Will Kimbrough Makes the Most of Unplanned ‘Spring Break’
Will Kimbrough wasn’t planning to go on spring break, but when the pandemic hit and his tour was canceled, he spent his downtime writing some new songs about the days in which we’re living. On Spring Break Kimbrough evokes the spirit of dejection and loneliness, the voice of defiance and anger, and the wistful longing for the road.
In “My Right Wing Friend,” Kimbrough’s rippling guitar notes provide a foundation for his reflections on his long-time friendship with a childhood buddy whose political views run counter to his own, but with whom he’s still close. Given its musical structure and its lyrical artistry, the song wouldn’t be out of place on a John Prine album. The song’s knowing irony, couched in genuine affection, recognizes the stark differences between the two but also the thread that ties them. One poignant moment brings them together: “Here in 2020, social distancing / When the virus took John Prine, we cried “there goes my everything” / Now we’re all Sam Stone, alone without a name.” In spite of their differences, the singer declares that love unites them: “I will ever love you, my right wing friend.”
When he heard that John Prine had died because of the COVID-19 virus, Kimbrough wrote the folk blues “The Late Great John Prine Blues” in tribute. He sings, “Handsome Johnny’s coming him / with the late, great John Prine blues.” Following down a sonic resonance with Neil Young’s spare protest anthems, “All Fall Down” portrays the state of our divided society and the ways we got here. With bright chords, the chorus moves from the minor chord verses to articulate the hope that resides even in the midst of darkness: “We rise and we fall together / We fly like birds of a feather / We shine through good or bad weather.” The country blues mover “Philadelphia, Mississippi” ponders the irony of leaving home to find home, while the bluegrass rambler “Rocket Fuel,” co-written with Todd Snider, slides and scampers across the grooves of the album with its devil-may-care attitude about life.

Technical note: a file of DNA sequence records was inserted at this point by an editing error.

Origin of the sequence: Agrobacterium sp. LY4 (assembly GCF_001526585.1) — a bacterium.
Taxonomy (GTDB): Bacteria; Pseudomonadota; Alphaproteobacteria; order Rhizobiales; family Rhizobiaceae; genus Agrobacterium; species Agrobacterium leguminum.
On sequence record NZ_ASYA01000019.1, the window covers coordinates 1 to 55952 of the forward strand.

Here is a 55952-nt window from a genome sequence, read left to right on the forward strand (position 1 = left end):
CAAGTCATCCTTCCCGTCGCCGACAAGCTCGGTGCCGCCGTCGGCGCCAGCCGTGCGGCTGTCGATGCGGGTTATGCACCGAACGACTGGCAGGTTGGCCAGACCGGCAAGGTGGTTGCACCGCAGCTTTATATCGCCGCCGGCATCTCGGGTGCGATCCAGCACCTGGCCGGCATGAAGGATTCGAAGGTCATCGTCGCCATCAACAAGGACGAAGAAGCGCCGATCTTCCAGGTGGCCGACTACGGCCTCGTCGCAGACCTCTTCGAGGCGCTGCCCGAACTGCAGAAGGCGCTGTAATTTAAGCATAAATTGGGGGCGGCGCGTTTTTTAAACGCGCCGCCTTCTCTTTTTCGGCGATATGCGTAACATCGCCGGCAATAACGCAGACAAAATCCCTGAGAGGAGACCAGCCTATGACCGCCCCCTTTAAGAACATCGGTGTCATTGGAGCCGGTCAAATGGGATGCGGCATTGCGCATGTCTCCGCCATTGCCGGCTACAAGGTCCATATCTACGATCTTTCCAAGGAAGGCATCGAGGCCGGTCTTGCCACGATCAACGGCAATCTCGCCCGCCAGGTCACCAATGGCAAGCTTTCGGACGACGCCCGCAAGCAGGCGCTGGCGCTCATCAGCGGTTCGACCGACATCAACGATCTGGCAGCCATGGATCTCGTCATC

Every song on Spring Break showcases Kimbrough’s creative genius and his ability to turn any situation into an enduring song. He plays every instrument here — guitar, resonator guitar, mandolin, harmonica — revealing once again his versatility. He’s made an album for our times, and he stands in the company of Neil Young, Bob Dylan, Phil Ochs, and Woody Guthrie as writers and musicians who capture spots of time in plainspoken lyrics that reveal complex truths about disappointment and hope, life and love, as well as the ragged ways we move through a world divided in search of some common ground.